René Lalique

Unequaled jeweler of Art Nouveau, René Lalique imposes himself by his style and his know-how at the Universal Exhibition of 1900. He is undoubtedly one of its stars. Among her clients is Sarah Bernhard, her ambassador to the stage where she wears her jewelry in Théodora. His friend, Calouste Gulbenkian commissioned exceptional pieces from him in 1899, such as the “Head of a Rooster” tiara or the “Colombes” vase from 1914. His collections are exhibited at the Gulbenkian Museum in Lisbon.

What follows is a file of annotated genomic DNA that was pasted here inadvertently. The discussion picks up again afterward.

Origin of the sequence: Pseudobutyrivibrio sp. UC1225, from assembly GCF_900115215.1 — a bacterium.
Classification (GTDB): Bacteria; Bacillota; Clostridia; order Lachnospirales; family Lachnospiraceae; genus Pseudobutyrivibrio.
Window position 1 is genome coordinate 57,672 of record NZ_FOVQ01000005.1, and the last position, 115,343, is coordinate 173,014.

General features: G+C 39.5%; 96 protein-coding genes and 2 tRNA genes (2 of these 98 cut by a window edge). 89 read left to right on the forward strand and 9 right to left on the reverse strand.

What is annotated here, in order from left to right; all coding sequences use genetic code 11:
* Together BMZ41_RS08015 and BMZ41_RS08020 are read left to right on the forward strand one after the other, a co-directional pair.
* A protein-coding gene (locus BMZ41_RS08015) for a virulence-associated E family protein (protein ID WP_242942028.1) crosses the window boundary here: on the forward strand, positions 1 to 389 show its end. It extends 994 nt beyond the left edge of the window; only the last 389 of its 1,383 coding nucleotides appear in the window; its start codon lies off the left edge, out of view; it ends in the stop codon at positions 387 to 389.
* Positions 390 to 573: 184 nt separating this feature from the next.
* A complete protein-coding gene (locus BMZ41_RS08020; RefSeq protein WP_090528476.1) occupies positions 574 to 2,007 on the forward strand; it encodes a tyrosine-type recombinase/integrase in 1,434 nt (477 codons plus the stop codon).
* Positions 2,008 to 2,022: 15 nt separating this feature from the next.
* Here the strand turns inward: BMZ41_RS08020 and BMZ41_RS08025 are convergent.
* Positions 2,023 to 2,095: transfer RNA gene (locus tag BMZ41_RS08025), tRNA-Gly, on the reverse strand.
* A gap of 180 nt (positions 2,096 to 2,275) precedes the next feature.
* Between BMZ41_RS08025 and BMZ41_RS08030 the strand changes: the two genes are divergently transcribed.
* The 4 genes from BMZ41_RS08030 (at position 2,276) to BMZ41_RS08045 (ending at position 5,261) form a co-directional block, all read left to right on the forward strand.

In 1909, the order of the perfumer Coty will direct Lalique, more and more, towards the industrial production of glass. In 1920, the Combs-la-Ville factory was succeeded by that of Wingen-sur-Moder, where Lalique created more industrial pieces. The city has dedicated a museum to him since 2011. His long observation of nature combined with a unique sense of proportion sets him apart from other glass artists of his time, notably Gallé, Daum and Argy Rousseau. His artistic anticipation will naturally guide him from Art Nouveau to Art Deco.